Politics & Equality

Dealing with the news

Random thoughts time. Apologies if I’m going off on an odd tangent. I might be a bit ranty, please don’t be offended or feel like I’m directing it at you.

So here’s the thing with handling the news at the moment. Things are bad. Really bad. So bad that lots of people are feeling the news is all just too much to handle.

So much so that lots of people are deciding to stop reading the news and avoiding social media because it’s so upsetting.

I know that maybe that’s what some folk need to keep their anxiety down to a manageable level and get through the day.

But we just spent a day in a WWII museum, explaining to my kids about the bombing of Dresden and Nuremberg. About how in war, both sides commit terrible acts to survive or repell oppressors. About how many civilians are affected as well as the military. About how young people are asked to fight at short notice and others have to fill their normal roles. There’s no point hiding that from them. Their great-grandparents lived through it. That’s not ancient history, it was real life for people they know and it is real life today for people they don’t know.

War is awful. It’s scary and destructive and terrible. We should rail against it. We should react and do whatever small things we can to support the victims, counteract the aggressors and beseech our representatives to take whatever actions are required. (We can argue about what those might be).

But how can we do whatever small things we can if we’re busy hiding from the facts, protecting ourselves from the awful reality happening thousands of miles away?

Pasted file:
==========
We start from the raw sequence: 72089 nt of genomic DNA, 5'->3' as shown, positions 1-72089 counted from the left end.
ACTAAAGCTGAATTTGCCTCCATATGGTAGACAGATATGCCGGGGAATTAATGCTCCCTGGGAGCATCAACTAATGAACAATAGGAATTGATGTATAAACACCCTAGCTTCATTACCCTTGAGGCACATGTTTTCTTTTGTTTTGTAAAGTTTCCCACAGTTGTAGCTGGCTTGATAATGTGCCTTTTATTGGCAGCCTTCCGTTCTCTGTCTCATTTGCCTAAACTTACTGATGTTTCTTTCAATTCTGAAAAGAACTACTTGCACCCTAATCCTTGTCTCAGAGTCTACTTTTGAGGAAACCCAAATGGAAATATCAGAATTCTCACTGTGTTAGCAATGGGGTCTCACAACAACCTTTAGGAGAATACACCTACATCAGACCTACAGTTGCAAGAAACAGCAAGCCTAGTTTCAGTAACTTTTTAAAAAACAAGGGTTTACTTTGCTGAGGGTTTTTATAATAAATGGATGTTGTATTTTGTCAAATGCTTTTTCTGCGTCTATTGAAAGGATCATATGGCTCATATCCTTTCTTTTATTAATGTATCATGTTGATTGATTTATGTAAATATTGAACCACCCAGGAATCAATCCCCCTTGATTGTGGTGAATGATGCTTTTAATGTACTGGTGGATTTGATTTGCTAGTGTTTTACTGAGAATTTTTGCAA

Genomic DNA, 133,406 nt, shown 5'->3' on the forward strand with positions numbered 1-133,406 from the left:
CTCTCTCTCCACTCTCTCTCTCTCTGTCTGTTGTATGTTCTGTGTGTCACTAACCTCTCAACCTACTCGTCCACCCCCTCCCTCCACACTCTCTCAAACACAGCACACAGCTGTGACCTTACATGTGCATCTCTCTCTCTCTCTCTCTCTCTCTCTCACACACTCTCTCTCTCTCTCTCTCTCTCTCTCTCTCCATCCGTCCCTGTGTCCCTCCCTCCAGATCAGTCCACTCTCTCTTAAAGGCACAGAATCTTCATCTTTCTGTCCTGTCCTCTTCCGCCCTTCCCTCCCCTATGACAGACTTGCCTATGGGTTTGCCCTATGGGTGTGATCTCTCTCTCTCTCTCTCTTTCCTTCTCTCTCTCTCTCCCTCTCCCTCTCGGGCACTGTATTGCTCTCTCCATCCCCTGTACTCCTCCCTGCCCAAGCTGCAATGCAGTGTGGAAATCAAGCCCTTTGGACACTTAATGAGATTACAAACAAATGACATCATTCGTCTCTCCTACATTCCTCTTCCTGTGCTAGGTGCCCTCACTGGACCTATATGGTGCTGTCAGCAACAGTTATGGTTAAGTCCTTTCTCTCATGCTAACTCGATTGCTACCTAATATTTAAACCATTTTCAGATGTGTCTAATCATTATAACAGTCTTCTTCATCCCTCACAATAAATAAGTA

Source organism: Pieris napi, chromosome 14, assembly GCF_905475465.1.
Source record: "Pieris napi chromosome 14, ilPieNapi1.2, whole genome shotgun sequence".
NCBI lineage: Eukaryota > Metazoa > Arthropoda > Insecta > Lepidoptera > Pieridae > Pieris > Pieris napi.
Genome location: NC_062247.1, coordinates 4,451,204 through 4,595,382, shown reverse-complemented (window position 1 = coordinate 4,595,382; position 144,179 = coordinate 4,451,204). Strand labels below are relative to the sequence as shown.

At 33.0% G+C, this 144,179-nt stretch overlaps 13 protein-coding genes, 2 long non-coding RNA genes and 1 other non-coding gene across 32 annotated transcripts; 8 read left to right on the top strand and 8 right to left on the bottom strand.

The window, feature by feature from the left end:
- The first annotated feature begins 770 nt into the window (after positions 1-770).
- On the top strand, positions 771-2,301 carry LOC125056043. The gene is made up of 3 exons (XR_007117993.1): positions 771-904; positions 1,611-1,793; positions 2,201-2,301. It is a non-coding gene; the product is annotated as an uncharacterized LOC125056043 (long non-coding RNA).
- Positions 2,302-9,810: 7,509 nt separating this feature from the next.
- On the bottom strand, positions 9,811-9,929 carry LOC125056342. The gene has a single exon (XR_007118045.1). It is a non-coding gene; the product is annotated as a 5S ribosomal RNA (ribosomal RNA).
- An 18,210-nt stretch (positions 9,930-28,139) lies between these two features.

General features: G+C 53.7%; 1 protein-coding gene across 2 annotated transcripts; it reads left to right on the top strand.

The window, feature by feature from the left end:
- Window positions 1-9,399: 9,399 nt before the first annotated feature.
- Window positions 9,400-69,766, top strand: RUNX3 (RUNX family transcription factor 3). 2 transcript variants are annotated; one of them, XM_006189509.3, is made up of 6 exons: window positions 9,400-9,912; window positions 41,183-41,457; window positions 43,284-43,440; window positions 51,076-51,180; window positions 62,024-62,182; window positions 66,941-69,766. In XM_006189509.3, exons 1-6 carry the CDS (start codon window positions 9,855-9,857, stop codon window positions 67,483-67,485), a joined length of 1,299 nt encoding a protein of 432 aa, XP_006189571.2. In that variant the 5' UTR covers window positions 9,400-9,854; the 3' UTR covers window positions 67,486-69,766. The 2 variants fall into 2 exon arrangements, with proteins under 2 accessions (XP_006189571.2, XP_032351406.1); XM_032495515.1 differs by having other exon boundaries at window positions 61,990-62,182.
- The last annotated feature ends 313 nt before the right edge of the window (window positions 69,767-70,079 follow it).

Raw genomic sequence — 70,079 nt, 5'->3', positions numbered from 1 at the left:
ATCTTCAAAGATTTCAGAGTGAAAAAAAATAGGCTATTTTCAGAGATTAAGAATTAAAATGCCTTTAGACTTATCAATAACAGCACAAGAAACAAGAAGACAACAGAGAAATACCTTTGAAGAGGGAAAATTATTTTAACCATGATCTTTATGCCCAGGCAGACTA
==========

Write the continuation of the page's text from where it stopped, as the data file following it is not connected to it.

How much worse is the situation for the people throughout the Ukraine currently fearing for their lives, their freedom, their country?

What’s set me off down this train of thought? A local business where I live, with no connection to the Ukraine, no personal reason, has cancelled their energy contract because it fed back to Gazprom. They can do very little, and this individual act will have a tiny impact. But what if all businesses switched their energy suppliers? What if we all stopped buying any Russian products or services? What if we all took tiny actions of support? What if we all welcomed refugees with open arms and help in their time of need? Couldn’t we contribute to stopping the march of Putin the impaler?

But how can we do that if we’re too busy worrying about the impact bad news is having on our lives and trying to avoid it so we can carry on in our safe little bubble?

So by all means, take care of yourselves but don’t stick your head in the sand.

Instead, maybe see if you can do something practical to help? Here are some ideas:

  • Donate, financially or practically
  • Protest
    • Find out where protests are happening near you or watch out for when groups are organizing gatherings in bigger cities.
  • Petitions
  • Boycot
    • This one’s a bit harder because UK markets aren’t exactly full of Russian products. There are a couple of vodka brands apparently.
    • Maybe take the opposite approach and seek out Ukrainian products that we can purchase.
  • Hack
    • Obviously very skillset dependent. If you’re a hot developer with knowledge of infiltration coding approaches, maybe get involved with the Anonymous collective’s efforts to disrupt Russian infrastructure?